Quarterback Taylor Heinicke’s twisted career path offers lessons

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After a slow start, I figured I wouldn’t write about Washington Commanders for the rest of the National Football League (NFL) season. I changed my mind because of Taylor Heinicke.

Heinicke was the backup quarterback for the Commanders. He became the number 1 guy after the team’s starting quarterback, Carson Wentz, injured his throwing hand. Heinicke led the Commanders to wins over the Green Bay Packers and Indianapolis Colts. Washington now has a respectable 4-4 record (4 wins, 4 losses).

But Heinicke isn’t just an NFL quarterback and fan favorite. He has great lessons for kids and especially kids who love sports.

First lesson: don’t give up. I know you’ve heard that one before, but Heinicke shows why it’s true. Heinicke played college football at Old Dominion University (2011 to 2014). He threw for 132 touchdowns and ran for 22 more, but was not drafted by any NFL team.

Heinicke bounced around in the NFL for years but couldn’t stay with any team (he was released five times). As of 2020, he was living with his sister, sleeping on her couch, and taking advanced math classes.

The Washington football team called and Heinicke was given another chance to play. Which brings us to the second lesson.

Be ready. When Heinicke had his chance in the 2021 season, he played well. Not Patrick Mahomes Where Tom Brady awesome, but good enough to show he belonged in the NFL.

Don’t be one of those players who always complain that you should play more, but when you get the chance, you play poorly. Keep working hard so that when your opportunity comes, you can seize it.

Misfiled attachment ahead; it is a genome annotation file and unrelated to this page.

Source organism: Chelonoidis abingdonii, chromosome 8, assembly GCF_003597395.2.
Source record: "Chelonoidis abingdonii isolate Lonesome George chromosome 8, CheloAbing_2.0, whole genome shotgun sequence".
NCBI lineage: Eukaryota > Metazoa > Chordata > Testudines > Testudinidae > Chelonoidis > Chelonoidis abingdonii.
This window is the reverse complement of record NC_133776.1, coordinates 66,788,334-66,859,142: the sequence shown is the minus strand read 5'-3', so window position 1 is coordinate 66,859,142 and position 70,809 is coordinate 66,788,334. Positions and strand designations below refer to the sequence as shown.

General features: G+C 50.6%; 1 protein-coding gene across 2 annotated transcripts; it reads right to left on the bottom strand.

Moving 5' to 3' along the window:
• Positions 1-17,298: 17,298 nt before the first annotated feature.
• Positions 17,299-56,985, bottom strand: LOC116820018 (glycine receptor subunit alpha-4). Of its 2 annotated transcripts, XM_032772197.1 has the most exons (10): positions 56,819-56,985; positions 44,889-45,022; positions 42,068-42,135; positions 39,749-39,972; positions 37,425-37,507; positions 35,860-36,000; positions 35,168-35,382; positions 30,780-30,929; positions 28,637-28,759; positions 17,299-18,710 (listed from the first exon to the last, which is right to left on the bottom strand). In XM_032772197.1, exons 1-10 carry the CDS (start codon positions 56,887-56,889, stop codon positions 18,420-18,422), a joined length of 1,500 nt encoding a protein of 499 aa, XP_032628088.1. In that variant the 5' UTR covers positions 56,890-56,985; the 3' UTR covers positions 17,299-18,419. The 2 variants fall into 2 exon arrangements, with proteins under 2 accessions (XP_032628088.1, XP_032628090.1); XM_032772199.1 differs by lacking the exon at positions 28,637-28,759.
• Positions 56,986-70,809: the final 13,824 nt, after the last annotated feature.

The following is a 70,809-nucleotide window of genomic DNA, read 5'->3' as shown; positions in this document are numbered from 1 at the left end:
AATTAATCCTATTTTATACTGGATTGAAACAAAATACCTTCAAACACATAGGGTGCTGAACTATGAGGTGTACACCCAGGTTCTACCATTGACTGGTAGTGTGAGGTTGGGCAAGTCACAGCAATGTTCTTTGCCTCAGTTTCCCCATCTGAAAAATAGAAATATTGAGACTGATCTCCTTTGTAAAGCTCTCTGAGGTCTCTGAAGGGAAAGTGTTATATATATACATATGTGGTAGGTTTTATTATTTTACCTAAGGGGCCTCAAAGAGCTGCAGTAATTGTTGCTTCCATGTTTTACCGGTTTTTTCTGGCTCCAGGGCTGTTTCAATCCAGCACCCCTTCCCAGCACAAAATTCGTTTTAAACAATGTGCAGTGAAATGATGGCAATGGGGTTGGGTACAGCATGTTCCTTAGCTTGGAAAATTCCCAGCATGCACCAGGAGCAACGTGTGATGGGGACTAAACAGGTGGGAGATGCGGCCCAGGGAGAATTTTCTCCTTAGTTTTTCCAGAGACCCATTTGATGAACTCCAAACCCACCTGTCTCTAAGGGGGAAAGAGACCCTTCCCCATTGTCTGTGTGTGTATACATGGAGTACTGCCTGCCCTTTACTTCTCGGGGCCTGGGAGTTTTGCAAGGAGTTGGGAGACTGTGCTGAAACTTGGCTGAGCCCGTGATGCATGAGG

Focus on the future, not the past. In both of those Packers and Colts games, Heinicke started badly, throwing interceptions at crucial times. He didn’t slam his helmet down and crash into himself or his team, he bounced back.

After an interception in the Colts game, Heinicke led the Commanders on two long drives (82 and 89 yards) to win the game. During those two drives, Heinicke completed 12 of 14 passes for 151 yards. It bounces back.

Finally, focus on what you can do, not what you can’t do. Heinicke is not a perfect player. He’s short for an NFL quarterback and doesn’t have a strong arm. But he can move around in the pocket and runs well. More importantly, Heinicke seems like the kind of enthusiastic competitor who inspires his teammates.

Not every player can be the star of the team. But every player can find a way to use their skills to help the team in some way.

Just like Taylor Heinicke helps commanders in Washington.

Fred Bowen writes the sports opinion column for KidsPost. He is the author of 27 sports books for children. His most recent football book is “Gridiron: Stories From 100 Years of the National Football League”.

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